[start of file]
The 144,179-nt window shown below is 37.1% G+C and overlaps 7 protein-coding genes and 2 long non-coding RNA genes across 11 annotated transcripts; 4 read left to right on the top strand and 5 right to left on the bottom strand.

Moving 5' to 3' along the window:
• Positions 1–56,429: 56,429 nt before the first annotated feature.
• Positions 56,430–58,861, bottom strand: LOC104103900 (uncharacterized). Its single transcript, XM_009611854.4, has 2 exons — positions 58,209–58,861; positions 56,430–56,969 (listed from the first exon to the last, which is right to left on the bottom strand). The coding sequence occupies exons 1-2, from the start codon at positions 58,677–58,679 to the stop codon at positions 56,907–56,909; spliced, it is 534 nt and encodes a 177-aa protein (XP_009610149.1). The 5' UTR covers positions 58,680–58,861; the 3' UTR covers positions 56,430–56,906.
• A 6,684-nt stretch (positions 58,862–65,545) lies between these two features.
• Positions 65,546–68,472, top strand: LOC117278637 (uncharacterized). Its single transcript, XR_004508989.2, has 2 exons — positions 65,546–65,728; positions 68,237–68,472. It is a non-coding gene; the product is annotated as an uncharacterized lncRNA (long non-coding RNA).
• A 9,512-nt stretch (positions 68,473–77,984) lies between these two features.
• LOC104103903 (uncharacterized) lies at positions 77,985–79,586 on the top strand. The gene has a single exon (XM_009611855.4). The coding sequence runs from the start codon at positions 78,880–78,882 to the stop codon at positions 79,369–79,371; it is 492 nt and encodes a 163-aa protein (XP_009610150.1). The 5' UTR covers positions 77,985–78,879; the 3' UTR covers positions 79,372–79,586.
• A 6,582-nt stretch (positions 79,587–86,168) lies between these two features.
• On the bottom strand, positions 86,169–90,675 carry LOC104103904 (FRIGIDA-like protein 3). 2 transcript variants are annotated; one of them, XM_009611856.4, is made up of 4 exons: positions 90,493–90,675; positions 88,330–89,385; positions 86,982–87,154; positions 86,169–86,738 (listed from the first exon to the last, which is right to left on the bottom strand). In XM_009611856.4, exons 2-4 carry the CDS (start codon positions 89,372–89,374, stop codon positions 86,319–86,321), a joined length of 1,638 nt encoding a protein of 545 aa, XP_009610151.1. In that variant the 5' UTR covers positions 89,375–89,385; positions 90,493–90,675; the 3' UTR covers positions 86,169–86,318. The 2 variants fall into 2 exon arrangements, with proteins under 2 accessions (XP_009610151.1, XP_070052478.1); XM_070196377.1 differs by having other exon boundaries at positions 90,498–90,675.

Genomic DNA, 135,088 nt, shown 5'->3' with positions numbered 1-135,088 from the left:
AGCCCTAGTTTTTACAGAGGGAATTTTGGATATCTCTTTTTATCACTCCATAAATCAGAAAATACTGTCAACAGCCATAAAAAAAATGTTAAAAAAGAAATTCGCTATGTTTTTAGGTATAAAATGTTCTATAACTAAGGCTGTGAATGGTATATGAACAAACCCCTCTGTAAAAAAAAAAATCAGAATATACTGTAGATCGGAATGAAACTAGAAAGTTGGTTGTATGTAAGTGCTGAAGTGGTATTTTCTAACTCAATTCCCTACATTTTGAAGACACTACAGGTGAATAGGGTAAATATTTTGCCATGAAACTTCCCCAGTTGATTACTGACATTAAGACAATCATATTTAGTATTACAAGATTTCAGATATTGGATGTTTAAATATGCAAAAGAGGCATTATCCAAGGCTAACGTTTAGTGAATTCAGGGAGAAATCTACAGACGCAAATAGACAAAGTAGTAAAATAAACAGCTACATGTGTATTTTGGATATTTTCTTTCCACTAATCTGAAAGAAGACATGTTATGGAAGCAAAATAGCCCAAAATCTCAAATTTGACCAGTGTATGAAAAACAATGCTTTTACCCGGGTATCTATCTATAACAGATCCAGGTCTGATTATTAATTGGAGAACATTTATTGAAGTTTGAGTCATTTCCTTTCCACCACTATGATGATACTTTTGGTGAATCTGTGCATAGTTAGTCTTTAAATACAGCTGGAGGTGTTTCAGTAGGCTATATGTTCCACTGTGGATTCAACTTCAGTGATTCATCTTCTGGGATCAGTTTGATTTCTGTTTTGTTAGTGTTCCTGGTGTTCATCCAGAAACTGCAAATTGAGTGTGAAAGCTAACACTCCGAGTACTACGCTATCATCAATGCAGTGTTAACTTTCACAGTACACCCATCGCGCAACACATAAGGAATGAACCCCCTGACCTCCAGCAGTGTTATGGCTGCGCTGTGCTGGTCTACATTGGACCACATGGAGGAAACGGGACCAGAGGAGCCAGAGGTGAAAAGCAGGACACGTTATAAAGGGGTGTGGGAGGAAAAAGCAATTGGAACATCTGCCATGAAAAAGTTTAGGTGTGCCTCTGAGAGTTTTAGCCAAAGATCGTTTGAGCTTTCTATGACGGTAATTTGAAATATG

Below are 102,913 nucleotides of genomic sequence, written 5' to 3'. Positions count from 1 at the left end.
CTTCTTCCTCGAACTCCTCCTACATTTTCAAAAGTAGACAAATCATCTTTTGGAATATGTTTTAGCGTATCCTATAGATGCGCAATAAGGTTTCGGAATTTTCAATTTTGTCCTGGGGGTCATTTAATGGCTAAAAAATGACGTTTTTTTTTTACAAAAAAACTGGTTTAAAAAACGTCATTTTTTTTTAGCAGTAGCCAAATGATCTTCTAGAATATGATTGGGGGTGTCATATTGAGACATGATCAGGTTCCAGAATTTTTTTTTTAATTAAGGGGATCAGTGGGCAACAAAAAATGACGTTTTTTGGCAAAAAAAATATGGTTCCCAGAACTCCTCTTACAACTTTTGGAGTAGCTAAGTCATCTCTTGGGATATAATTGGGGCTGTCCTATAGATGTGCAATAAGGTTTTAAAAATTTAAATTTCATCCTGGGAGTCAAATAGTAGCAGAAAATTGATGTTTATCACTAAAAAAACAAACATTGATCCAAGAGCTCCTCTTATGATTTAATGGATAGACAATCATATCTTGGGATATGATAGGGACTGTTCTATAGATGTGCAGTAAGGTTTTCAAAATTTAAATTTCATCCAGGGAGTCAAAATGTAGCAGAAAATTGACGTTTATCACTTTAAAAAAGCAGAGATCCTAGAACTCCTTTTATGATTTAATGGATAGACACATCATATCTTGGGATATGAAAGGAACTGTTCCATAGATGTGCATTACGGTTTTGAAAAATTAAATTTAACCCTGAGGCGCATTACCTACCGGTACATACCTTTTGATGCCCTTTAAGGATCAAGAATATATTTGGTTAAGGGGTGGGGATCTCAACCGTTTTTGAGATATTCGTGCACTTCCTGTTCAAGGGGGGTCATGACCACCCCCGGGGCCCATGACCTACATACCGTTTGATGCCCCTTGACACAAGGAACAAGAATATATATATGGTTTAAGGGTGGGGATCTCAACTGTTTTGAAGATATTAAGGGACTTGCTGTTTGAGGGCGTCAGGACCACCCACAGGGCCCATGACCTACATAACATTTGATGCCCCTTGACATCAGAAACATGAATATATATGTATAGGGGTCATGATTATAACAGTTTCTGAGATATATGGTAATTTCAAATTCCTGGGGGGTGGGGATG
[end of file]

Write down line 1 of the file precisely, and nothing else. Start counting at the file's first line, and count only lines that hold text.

The 144,179-nt window shown below is 37.1% G+C and overlaps 7 protein-coding genes and 2 long non-coding RNA genes across 11 annotated transcripts; 4 read left to right on the top strand and 5 right to left on the bottom strand.